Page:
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Being in Japan gives you plenty of opportunities to knock back a beer. The country is filled with pubs, and alcohol consumptions is so accepted that should you tell people, flat-out, “My hobby is drinking,” they’re more likely to ask you to recommend a good bar than to stage an intervention. At the same time, Japan has countless places to sip a relaxing cup of tea, whether it’s the strong, frothy variety used in tea ceremonies called matcha, or hojicha, for which the green tea leaves are roasted before steeping. But with two tempting beverage choices to relax with and only so many hours in the day, how can anyone be expected to choose between tea and beer? As it turns out, you don’t have to.

Located in Tokyo’s Ningyo-cho neighborhood, Morinoen is a well-known tea shop that opened way back in 1914. As our field reporter approached the building, he was greeted by the pleasing aroma of tea leaves being roasted right in front of the store. On the first floor, customers can purchase high quality tea leaves to brew at home and the second floor houses a small café.

▼Morinoen’s exterior
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▼Roasting tea leaves
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The café offers a variety of sweets, but the reason we stopped by was to sample two particularly unique menu items, matcha beer and hojicha beer.

Both concoctions cost 800 yen (US$8.15). In keeping with the old-school vibe you’d expect from a business that’s been around for almost a century, before our beers came we were served a complimentary cup of hojicha, along with some rice crackers and pickles. The tea was, as we expected, fantastic.


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When our order came, we started with the hojicha beer. We took a sip, and the flavor was just right. As a matter of fact, at first it didn’t seem any different from a normal brew. But if we closed our eyes, we could make out a trace of hojicha, fragrant and relaxing, sitting on the back of our palate.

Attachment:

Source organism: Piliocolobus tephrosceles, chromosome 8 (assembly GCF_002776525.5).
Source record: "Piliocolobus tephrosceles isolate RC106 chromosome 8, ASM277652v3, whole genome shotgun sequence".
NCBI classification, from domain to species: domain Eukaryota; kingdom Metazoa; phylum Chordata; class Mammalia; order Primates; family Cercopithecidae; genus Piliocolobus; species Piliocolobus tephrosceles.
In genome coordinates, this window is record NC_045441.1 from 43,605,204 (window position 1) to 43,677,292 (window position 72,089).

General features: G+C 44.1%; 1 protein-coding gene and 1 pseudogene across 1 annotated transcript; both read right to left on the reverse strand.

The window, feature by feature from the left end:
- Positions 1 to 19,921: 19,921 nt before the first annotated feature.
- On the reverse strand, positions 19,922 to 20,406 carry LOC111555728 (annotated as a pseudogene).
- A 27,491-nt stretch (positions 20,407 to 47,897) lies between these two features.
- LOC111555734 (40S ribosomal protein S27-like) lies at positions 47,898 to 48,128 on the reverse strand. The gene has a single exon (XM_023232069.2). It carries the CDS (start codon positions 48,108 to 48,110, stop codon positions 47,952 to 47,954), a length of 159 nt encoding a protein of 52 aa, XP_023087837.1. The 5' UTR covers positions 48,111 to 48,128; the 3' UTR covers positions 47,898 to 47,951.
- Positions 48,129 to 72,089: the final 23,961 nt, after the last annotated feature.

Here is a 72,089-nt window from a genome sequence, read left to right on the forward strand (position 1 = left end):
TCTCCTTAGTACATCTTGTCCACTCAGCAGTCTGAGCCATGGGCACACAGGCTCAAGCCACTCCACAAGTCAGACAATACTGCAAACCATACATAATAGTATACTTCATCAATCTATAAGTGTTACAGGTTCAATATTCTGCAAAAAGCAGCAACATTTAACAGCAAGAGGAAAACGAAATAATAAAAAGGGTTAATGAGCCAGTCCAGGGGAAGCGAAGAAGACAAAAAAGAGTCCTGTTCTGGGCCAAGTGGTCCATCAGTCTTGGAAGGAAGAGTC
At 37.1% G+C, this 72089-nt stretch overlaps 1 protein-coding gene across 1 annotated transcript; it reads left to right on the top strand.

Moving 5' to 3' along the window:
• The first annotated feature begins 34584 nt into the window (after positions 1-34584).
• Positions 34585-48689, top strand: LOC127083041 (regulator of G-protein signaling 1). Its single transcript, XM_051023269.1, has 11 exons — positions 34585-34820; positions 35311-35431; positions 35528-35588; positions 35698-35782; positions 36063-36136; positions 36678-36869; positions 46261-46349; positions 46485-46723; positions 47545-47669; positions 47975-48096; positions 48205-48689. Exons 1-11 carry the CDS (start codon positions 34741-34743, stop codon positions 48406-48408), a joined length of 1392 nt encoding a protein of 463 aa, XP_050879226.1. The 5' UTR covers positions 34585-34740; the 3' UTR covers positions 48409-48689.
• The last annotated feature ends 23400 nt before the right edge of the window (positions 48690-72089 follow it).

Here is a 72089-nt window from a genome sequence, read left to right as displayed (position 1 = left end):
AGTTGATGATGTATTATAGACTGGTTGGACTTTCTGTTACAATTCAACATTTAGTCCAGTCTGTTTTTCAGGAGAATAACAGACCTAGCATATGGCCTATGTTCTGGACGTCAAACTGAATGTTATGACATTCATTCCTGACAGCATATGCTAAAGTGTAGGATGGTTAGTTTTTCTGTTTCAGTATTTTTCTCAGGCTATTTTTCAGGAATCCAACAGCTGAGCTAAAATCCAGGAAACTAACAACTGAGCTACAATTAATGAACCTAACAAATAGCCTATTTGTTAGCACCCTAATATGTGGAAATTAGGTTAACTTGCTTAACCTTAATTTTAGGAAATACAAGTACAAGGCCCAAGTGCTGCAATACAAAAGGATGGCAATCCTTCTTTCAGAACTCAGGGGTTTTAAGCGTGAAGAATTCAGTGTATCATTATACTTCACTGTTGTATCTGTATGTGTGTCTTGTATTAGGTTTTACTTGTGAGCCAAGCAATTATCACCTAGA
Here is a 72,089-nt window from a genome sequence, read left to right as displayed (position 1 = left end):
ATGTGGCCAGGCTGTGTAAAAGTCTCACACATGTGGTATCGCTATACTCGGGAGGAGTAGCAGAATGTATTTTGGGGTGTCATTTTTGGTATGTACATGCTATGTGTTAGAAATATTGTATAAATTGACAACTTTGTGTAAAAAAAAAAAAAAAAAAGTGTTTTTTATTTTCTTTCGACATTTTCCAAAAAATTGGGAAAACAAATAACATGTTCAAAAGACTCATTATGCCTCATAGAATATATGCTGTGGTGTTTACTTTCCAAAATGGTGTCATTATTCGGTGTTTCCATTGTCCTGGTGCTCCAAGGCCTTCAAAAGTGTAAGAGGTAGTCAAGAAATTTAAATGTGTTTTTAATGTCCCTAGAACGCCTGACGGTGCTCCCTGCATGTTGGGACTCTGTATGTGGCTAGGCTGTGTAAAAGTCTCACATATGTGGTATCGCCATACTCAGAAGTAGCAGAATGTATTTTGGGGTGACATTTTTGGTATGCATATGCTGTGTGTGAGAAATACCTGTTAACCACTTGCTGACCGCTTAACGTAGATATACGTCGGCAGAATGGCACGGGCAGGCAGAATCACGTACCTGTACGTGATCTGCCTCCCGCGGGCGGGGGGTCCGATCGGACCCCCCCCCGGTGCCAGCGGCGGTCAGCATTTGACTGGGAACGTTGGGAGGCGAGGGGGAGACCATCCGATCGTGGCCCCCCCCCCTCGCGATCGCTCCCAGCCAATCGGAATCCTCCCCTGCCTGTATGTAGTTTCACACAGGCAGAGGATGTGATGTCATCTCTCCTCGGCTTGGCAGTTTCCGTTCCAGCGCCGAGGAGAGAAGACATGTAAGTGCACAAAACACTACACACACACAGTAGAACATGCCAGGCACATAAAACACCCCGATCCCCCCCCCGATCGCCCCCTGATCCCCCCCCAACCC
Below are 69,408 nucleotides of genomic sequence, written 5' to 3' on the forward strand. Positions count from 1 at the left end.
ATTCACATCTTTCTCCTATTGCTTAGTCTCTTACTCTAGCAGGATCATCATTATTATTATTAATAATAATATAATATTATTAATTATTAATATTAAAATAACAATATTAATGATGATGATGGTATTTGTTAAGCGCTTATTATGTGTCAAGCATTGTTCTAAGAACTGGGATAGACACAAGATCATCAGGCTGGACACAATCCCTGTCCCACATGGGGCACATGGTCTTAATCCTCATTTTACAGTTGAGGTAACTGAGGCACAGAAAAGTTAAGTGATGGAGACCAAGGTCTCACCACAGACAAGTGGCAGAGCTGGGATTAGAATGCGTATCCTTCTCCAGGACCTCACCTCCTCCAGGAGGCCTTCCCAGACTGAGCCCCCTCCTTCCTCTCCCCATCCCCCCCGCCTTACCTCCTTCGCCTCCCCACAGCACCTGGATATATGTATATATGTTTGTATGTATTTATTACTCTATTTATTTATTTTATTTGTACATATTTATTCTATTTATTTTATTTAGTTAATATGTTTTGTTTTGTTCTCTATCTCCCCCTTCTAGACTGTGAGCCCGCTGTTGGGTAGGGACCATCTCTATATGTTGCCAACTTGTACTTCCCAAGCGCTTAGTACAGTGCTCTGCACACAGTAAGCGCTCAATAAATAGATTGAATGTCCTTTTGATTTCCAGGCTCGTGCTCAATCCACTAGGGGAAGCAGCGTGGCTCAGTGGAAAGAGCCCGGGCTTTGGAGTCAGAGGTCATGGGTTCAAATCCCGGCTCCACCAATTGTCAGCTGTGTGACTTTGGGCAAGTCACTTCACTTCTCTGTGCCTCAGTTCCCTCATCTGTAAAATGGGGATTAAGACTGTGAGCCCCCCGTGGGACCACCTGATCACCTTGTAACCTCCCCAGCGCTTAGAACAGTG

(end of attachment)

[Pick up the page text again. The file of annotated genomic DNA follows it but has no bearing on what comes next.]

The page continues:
▼Hojicha beer
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What we were really intrigued by, though, was the matcha beer. Its color is a bit startling, as it’s an exact match for a cup of straight matcha. Ditto for the smell. But as it passed our lips, right on the heels of the flavor of chilled matcha came the unmistakable taste of beer. Deep and bitter, this is perhaps the perfect beer to enjoy sitting in a Japanese-style tea room.

▼Double bam!
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But even if it was these unique beers that brought us here, the second floor of Morinoen is first and foremost a café known for its sweets. No way we were going home without trying some. We started with Morinoen’s 880 yen (US$9) matcha zenzai, which was featured in the Japanese TV drama Lonely Gourmet.

▼Maccha zenzai

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With sweet dumplings floating in a pond of deep green tea, it doesn’t get more Japanese than this. The flavor is refined and not too sweet, especially if you break up the eating experience with sips of hojicha or nibbles of the salty pickles. But to really make yourself feel like a samurai, we recommend pairing the matcha zenzai with a glass of matcha beer.

▼Looks good, tastes good!
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But what you can’t miss is the hojicha parfait at 1,050 yen (US$10.70). It goes without saying that the soft serve hojicha ice cream was delicious, as was the chestnut agar.

▼Hojicha parfait

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The real surprise was the monaka wafer in the middle of it. As we bit into it, we were struck by its perfectly balanced texture, neither crusty nor mushy, but sublimely crispy. The filling was so good that at first we couldn’t believe it was just ordinary sweet beans.

▼The parfait’s refined sweetness just makes you happy to be in Japan

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Honestly, even if you don’t ordinarily like sweet bean paste, it deserves a try. Whoever made this monaka is a genius, truly at the top of his field. Overall, the hojicha parfait is so good, we think it warrants a special trip to Morinoen, even if you’re only in Tokyo for a few days of sightseeing. It just might be the best parfait the country has to offer.

Address: Tokyo, Chuo Ward, Nihonbashi, Ningyo-cho 2-4-9
Hours of operation: 1st floor 9 a.m.-7 p.m., 2nd floor 12 p.m.-5 p.m.

Photos: RocketNews24
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